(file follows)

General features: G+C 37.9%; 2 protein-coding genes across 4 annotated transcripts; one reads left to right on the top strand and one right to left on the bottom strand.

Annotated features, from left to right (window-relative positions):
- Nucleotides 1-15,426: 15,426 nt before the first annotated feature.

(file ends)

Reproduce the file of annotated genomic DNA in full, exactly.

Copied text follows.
General features: G+C 37.9%; 2 protein-coding genes across 4 annotated transcripts; one reads left to right on the top strand and one right to left on the bottom strand.

Annotated features, from left to right (window-relative positions):
- Nucleotides 1-15,426: 15,426 nt before the first annotated feature.